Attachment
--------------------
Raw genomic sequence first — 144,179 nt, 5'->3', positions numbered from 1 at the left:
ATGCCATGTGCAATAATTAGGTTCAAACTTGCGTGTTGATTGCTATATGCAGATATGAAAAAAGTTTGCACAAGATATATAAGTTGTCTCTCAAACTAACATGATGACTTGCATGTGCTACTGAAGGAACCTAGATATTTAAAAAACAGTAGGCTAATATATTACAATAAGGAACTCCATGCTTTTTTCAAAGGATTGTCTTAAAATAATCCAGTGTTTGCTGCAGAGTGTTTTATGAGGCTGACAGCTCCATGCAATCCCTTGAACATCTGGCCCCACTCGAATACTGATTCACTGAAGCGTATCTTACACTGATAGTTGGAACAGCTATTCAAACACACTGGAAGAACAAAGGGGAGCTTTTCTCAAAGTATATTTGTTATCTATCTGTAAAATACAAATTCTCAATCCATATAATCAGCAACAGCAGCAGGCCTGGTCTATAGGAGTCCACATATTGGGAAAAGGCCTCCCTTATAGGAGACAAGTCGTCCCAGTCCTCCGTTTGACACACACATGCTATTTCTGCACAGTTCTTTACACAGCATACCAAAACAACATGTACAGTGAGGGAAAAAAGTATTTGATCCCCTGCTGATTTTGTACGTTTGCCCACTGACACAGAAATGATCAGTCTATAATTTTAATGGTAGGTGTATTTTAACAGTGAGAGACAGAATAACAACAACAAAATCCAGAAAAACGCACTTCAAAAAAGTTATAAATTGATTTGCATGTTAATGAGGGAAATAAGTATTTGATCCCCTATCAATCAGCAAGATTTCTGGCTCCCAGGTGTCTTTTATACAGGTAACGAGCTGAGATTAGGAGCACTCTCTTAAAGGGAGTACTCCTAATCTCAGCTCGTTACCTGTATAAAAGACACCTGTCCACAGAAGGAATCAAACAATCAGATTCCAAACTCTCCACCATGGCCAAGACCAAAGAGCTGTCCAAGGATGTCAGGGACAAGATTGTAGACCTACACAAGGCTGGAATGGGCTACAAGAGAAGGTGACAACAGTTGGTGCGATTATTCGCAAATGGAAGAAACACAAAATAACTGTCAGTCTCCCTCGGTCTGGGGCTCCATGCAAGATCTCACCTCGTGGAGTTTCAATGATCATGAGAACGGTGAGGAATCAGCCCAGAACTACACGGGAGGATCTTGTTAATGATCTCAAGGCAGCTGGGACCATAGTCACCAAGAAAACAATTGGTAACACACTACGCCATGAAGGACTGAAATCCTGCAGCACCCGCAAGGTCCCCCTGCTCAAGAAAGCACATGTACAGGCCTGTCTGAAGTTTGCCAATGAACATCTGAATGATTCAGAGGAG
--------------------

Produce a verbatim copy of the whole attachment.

Raw genomic sequence first — 144,179 nt, 5'->3', positions numbered from 1 at the left:
ATGCCATGTGCAATAATTAGGTTCAAACTTGCGTGTTGATTGCTATATGCAGATATGAAAAAAGTTTGCACAAGATATATAAGTTGTCTCTCAAACTAACATGATGACTTGCATGTGCTACTGAAGGAACCTAGATATTTAAAAAACAGTAGGCTAATATATTACAATAAGGAACTCCATGCTTTTTTCAAAGGATTGTCTTAAAATAATCCAGTGTTTGCTGCAGAGTGTTTTATGAGGCTGACAGCTCCATGCAATCCCTTGAACATCTGGCCCCACTCGAATACTGATTCACTGAAGCGTATCTTACACTGATAGTTGGAACAGCTATTCAAACACACTGGAAGAACAAAGGGGAGCTTTTCTCAAAGTATATTTGTTATCTATCTGTAAAATACAAATTCTCAATCCATATAATCAGCAACAGCAGCAGGCCTGGTCTATAGGAGTCCACATATTGGGAAAAGGCCTCCCTTATAGGAGACAAGTCGTCCCAGTCCTCCGTTTGACACACACATGCTATTTCTGCACAGTTCTTTACACAGCATACCAAAACAACATGTACAGTGAGGGAAAAAAGTATTTGATCCCCTGCTGATTTTGTACGTTTGCCCACTGACACAGAAATGATCAGTCTATAATTTTAATGGTAGGTGTATTTTAACAGTGAGAGACAGAATAACAACAACAAAATCCAGAAAAACGCACTTCAAAAAAGTTATAAATTGATTTGCATGTTAATGAGGGAAATAAGTATTTGATCCCCTATCAATCAGCAAGATTTCTGGCTCCCAGGTGTCTTTTATACAGGTAACGAGCTGAGATTAGGAGCACTCTCTTAAAGGGAGTACTCCTAATCTCAGCTCGTTACCTGTATAAAAGACACCTGTCCACAGAAGGAATCAAACAATCAGATTCCAAACTCTCCACCATGGCCAAGACCAAAGAGCTGTCCAAGGATGTCAGGGACAAGATTGTAGACCTACACAAGGCTGGAATGGGCTACAAGAGAAGGTGACAACAGTTGGTGCGATTATTCGCAAATGGAAGAAACACAAAATAACTGTCAGTCTCCCTCGGTCTGGGGCTCCATGCAAGATCTCACCTCGTGGAGTTTCAATGATCATGAGAACGGTGAGGAATCAGCCCAGAACTACACGGGAGGATCTTGTTAATGATCTCAAGGCAGCTGGGACCATAGTCACCAAGAAAACAATTGGTAACACACTACGCCATGAAGGACTGAAATCCTGCAGCACCCGCAAGGTCCCCCTGCTCAAGAAAGCACATGTACAGGCCTGTCTGAAGTTTGCCAATGAACATCTGAATGATTCAGAGGAG